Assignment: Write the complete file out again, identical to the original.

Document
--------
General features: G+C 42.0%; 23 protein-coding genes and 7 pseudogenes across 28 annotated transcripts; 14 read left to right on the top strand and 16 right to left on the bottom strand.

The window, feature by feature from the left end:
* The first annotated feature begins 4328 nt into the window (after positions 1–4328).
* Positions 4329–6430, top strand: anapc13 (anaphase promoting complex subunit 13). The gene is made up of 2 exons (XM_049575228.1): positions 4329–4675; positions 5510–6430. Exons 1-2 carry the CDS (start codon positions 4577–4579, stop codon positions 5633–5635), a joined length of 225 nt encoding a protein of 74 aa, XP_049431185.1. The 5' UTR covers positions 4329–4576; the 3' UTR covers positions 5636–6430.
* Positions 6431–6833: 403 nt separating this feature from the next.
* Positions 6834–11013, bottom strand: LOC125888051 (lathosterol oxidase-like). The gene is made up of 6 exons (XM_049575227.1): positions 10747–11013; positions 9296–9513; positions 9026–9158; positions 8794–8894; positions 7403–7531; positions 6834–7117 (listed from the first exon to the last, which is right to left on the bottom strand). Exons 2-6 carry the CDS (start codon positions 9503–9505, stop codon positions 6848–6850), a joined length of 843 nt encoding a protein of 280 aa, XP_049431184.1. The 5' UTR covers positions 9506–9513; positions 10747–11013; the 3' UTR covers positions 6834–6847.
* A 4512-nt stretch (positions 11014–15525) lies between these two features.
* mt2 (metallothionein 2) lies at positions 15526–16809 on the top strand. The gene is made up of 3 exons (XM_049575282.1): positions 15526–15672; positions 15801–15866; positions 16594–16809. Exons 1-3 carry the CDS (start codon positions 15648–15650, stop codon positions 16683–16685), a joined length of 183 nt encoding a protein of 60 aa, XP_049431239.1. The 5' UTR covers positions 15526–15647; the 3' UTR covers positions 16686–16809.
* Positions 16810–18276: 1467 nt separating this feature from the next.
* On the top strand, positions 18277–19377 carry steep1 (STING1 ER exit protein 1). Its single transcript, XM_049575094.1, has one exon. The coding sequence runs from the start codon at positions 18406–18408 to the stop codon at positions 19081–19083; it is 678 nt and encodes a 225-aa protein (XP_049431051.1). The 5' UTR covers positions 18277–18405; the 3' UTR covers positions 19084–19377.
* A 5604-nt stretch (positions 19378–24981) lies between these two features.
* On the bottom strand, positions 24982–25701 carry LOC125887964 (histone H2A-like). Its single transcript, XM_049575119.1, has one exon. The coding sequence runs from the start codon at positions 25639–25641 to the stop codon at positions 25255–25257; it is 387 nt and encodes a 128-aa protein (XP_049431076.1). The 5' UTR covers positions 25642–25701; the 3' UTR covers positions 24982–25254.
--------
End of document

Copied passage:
General features: G+C 42.0%; 23 protein-coding genes and 7 pseudogenes across 28 annotated transcripts; 14 read left to right on the top strand and 16 right to left on the bottom strand.

The window, feature by feature from the left end:
* The first annotated feature begins 4328 nt into the window (after positions 1–4328).
* Positions 4329–6430, top strand: anapc13 (anaphase promoting complex subunit 13). The gene is made up of 2 exons (XM_049575228.1): positions 4329–4675; positions 5510–6430. Exons 1-2 carry the CDS (start codon positions 4577–4579, stop codon positions 5633–5635), a joined length of 225 nt encoding a protein of 74 aa, XP_049431185.1. The 5' UTR covers positions 4329–4576; the 3' UTR covers positions 5636–6430.
* Positions 6431–6833: 403 nt separating this feature from the next.
* Positions 6834–11013, bottom strand: LOC125888051 (lathosterol oxidase-like). The gene is made up of 6 exons (XM_049575227.1): positions 10747–11013; positions 9296–9513; positions 9026–9158; positions 8794–8894; positions 7403–7531; positions 6834–7117 (listed from the first exon to the last, which is right to left on the bottom strand). Exons 2-6 carry the CDS (start codon positions 9503–9505, stop codon positions 6848–6850), a joined length of 843 nt encoding a protein of 280 aa, XP_049431184.1. The 5' UTR covers positions 9506–9513; positions 10747–11013; the 3' UTR covers positions 6834–6847.
* A 4512-nt stretch (positions 11014–15525) lies between these two features.
* mt2 (metallothionein 2) lies at positions 15526–16809 on the top strand. The gene is made up of 3 exons (XM_049575282.1): positions 15526–15672; positions 15801–15866; positions 16594–16809. Exons 1-3 carry the CDS (start codon positions 15648–15650, stop codon positions 16683–16685), a joined length of 183 nt encoding a protein of 60 aa, XP_049431239.1. The 5' UTR covers positions 15526–15647; the 3' UTR covers positions 16686–16809.
* Positions 16810–18276: 1467 nt separating this feature from the next.
* On the top strand, positions 18277–19377 carry steep1 (STING1 ER exit protein 1). Its single transcript, XM_049575094.1, has one exon. The coding sequence runs from the start codon at positions 18406–18408 to the stop codon at positions 19081–19083; it is 678 nt and encodes a 225-aa protein (XP_049431051.1). The 5' UTR covers positions 18277–18405; the 3' UTR covers positions 19084–19377.
* A 5604-nt stretch (positions 19378–24981) lies between these two features.
* On the bottom strand, positions 24982–25701 carry LOC125887964 (histone H2A-like). Its single transcript, XM_049575119.1, has one exon. The coding sequence runs from the start codon at positions 25639–25641 to the stop codon at positions 25255–25257; it is 387 nt and encodes a 128-aa protein (XP_049431076.1). The 5' UTR covers positions 25642–25701; the 3' UTR covers positions 24982–25254.